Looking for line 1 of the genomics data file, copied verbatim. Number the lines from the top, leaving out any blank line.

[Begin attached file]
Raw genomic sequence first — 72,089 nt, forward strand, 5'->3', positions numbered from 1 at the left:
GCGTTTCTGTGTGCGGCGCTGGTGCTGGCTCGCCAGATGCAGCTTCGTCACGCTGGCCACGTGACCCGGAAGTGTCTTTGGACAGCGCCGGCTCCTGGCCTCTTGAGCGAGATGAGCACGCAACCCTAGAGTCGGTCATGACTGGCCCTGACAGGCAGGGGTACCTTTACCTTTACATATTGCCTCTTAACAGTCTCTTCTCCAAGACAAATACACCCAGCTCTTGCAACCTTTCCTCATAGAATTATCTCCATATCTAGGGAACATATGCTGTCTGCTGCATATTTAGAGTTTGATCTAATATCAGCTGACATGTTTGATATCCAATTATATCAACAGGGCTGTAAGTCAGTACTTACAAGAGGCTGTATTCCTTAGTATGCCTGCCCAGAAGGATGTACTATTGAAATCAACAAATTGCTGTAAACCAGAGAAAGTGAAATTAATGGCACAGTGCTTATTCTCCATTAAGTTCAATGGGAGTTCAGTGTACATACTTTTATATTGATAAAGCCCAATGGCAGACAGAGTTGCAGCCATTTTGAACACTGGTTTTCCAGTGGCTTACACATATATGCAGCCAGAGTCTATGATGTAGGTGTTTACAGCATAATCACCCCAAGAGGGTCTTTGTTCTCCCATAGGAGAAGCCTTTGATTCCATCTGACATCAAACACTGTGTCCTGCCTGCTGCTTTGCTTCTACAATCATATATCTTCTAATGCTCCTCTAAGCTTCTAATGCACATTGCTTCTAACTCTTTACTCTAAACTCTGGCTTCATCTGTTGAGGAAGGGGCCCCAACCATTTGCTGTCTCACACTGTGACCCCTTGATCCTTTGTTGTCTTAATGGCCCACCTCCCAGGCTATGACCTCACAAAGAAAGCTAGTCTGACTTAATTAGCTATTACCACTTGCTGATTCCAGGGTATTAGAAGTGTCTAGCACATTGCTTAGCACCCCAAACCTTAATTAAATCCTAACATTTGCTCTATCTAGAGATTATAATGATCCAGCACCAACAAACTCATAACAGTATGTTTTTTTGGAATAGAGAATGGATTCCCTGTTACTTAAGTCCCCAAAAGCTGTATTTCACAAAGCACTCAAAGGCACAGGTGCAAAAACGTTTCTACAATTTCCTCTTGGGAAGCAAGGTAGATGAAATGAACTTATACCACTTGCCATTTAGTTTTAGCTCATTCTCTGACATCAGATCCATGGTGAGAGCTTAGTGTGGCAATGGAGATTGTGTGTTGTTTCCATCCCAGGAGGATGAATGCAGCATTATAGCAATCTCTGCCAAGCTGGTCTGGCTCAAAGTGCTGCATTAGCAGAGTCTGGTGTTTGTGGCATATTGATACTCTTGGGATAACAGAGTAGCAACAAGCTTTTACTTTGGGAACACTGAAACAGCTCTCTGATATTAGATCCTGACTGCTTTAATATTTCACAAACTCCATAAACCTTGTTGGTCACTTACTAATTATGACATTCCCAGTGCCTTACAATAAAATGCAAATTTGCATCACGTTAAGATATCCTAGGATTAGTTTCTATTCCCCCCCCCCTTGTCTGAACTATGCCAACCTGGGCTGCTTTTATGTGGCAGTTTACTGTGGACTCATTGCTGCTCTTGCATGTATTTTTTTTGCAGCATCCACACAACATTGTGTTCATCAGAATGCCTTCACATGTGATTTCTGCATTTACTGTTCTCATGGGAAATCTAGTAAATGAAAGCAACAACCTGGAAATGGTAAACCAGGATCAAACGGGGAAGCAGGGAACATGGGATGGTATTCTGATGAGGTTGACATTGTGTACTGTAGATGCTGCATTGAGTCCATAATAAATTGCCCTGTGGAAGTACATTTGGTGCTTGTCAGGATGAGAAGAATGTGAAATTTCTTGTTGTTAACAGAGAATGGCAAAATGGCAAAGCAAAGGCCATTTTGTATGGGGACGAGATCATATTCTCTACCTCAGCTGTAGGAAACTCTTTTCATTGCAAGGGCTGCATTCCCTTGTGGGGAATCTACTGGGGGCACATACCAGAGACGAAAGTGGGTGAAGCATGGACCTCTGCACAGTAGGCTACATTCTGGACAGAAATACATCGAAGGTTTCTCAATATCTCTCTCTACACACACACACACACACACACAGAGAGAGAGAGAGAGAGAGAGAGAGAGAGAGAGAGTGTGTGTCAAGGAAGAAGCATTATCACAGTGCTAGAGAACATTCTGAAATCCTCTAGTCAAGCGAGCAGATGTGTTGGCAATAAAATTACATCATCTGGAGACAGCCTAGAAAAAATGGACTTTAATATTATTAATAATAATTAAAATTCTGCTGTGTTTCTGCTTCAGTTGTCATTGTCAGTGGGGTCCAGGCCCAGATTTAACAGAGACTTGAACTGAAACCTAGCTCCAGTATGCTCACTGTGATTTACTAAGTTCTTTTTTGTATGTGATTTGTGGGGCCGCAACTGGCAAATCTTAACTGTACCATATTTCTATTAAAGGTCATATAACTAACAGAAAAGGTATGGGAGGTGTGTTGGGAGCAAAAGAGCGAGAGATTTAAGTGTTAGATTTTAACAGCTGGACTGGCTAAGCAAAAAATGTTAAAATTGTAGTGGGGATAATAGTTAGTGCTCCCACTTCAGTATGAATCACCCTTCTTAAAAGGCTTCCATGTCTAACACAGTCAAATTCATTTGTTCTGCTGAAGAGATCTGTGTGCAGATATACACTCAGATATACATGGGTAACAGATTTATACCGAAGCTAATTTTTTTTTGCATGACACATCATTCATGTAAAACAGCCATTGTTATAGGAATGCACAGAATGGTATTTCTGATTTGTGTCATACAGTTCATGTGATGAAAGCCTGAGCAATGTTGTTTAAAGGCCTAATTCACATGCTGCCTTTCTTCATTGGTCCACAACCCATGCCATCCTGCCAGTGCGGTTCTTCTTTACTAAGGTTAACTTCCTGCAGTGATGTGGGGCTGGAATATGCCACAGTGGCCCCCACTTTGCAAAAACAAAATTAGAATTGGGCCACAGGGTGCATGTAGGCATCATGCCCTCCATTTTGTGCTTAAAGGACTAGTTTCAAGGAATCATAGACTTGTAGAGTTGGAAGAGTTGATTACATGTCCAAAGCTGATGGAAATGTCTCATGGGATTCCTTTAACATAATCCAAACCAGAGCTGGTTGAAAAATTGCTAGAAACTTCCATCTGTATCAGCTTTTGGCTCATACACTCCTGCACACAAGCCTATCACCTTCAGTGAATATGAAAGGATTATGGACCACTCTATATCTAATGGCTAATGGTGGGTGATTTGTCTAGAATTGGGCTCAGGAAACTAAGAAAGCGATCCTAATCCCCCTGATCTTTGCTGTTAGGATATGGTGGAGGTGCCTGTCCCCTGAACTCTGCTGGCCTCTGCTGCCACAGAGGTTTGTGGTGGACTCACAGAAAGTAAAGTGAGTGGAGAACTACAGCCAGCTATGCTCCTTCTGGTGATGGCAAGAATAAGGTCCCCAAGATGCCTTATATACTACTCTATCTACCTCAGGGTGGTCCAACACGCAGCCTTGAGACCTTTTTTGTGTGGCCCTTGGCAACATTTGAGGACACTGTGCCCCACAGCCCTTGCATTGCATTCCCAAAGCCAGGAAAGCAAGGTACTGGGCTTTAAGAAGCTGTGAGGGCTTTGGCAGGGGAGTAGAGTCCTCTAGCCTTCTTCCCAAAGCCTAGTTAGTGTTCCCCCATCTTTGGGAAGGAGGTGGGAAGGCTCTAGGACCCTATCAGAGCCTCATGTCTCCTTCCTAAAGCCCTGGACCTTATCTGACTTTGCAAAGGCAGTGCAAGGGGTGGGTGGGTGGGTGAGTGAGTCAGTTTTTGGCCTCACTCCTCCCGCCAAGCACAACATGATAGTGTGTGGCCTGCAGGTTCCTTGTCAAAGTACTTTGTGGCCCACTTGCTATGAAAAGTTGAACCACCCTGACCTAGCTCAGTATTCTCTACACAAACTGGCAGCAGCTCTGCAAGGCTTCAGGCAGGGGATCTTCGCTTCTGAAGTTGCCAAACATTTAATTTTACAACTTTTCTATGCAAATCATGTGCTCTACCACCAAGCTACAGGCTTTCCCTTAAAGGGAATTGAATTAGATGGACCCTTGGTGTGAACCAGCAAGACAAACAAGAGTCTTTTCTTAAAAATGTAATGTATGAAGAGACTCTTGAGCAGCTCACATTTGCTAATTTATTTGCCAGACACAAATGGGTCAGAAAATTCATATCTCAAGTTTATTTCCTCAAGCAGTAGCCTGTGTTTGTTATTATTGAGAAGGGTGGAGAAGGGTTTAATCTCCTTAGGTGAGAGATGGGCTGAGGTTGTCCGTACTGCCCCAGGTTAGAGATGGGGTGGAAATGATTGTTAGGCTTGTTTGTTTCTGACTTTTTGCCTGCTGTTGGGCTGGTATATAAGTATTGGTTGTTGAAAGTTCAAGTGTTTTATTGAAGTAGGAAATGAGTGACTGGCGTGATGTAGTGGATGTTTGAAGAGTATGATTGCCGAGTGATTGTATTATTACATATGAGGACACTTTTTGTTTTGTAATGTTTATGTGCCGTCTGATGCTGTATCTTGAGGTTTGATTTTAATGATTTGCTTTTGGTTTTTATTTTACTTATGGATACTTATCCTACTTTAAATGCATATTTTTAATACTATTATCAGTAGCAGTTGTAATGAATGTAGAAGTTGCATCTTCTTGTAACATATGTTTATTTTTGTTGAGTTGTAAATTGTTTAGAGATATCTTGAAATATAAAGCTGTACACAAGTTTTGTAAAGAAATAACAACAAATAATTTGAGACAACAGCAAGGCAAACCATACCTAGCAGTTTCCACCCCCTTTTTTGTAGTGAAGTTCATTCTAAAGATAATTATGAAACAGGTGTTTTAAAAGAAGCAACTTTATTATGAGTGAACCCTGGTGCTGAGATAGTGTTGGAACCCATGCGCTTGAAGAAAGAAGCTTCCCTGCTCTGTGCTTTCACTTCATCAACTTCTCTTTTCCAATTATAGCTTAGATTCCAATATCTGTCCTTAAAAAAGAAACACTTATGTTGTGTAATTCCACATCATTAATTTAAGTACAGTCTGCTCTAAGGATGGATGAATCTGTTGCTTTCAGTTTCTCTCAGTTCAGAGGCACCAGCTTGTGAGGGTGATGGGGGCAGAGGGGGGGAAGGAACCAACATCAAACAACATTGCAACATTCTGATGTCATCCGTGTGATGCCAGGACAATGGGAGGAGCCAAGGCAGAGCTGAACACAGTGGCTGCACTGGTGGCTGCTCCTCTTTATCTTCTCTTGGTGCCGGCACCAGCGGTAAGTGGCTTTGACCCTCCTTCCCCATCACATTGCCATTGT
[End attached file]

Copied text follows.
Raw genomic sequence first — 72,089 nt, forward strand, 5'->3', positions numbered from 1 at the left: